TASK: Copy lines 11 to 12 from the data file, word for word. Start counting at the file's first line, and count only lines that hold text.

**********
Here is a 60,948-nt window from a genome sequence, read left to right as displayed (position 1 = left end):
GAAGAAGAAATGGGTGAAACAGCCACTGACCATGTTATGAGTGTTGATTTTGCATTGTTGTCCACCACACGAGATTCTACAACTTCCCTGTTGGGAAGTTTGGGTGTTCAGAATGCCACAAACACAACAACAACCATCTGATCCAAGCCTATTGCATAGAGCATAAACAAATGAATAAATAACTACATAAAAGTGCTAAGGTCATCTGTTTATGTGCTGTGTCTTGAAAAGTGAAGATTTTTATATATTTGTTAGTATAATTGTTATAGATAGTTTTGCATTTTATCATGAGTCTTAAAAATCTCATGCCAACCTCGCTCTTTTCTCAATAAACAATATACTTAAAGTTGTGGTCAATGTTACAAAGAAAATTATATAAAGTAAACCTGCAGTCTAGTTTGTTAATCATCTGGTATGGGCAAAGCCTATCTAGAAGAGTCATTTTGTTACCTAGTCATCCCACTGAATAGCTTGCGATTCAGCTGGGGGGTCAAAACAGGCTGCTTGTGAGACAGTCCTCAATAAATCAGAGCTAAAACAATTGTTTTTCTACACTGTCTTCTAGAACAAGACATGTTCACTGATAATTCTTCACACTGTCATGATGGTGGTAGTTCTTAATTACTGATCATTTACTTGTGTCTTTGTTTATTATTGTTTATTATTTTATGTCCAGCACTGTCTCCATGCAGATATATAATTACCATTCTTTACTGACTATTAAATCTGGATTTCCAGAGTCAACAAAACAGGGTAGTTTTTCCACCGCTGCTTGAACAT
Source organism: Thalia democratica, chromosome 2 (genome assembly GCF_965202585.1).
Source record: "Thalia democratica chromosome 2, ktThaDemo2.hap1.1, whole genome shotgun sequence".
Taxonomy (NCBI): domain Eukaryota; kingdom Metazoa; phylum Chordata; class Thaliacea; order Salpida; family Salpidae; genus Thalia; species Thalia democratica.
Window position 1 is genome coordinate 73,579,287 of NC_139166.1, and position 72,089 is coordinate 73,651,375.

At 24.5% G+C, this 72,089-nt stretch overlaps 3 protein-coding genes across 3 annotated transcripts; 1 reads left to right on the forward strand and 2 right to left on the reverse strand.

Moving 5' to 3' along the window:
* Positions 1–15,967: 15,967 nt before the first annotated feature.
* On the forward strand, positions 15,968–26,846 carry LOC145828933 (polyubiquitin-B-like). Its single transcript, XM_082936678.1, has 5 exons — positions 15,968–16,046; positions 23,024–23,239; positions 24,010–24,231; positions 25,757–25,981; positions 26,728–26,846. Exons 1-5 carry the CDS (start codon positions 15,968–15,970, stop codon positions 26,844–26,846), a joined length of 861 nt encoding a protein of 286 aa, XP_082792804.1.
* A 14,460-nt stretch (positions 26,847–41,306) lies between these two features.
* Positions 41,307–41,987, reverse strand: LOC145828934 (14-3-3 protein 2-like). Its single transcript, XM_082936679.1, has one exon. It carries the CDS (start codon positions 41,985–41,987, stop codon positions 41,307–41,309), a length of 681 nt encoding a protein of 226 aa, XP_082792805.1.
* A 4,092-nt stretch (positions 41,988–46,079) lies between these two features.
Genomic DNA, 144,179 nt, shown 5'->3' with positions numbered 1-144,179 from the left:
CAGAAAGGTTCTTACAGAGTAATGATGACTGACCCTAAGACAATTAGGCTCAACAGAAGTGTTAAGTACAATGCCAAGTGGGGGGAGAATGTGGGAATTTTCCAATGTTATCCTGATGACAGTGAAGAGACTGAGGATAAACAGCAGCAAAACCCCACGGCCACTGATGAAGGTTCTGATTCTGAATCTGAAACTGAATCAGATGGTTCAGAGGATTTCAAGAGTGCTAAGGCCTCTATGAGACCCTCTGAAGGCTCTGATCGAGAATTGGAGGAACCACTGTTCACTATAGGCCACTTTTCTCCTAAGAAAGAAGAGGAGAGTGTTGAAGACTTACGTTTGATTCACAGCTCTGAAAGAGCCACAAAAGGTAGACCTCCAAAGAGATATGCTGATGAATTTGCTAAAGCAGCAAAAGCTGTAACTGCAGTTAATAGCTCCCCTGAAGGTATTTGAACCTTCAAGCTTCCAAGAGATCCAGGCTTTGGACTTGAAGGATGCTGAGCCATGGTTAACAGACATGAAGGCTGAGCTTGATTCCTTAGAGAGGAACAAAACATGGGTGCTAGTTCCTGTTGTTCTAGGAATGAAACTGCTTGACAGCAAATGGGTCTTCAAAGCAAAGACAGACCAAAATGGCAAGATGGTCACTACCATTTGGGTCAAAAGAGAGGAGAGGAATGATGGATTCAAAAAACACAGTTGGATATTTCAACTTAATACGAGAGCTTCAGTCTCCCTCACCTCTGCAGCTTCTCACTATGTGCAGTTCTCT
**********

* A 14,460-nt stretch (positions 26,847–41,306) lies between these two features.
* Positions 41,307–41,987, reverse strand: LOC145828934 (14-3-3 protein 2-like). Its single transcript, XM_082936679.1, has one exon. It carries the CDS (start codon positions 41,985–41,987, stop codon positions 41,307–41,309), a length of 681 nt encoding a protein of 226 aa, XP_082792805.1.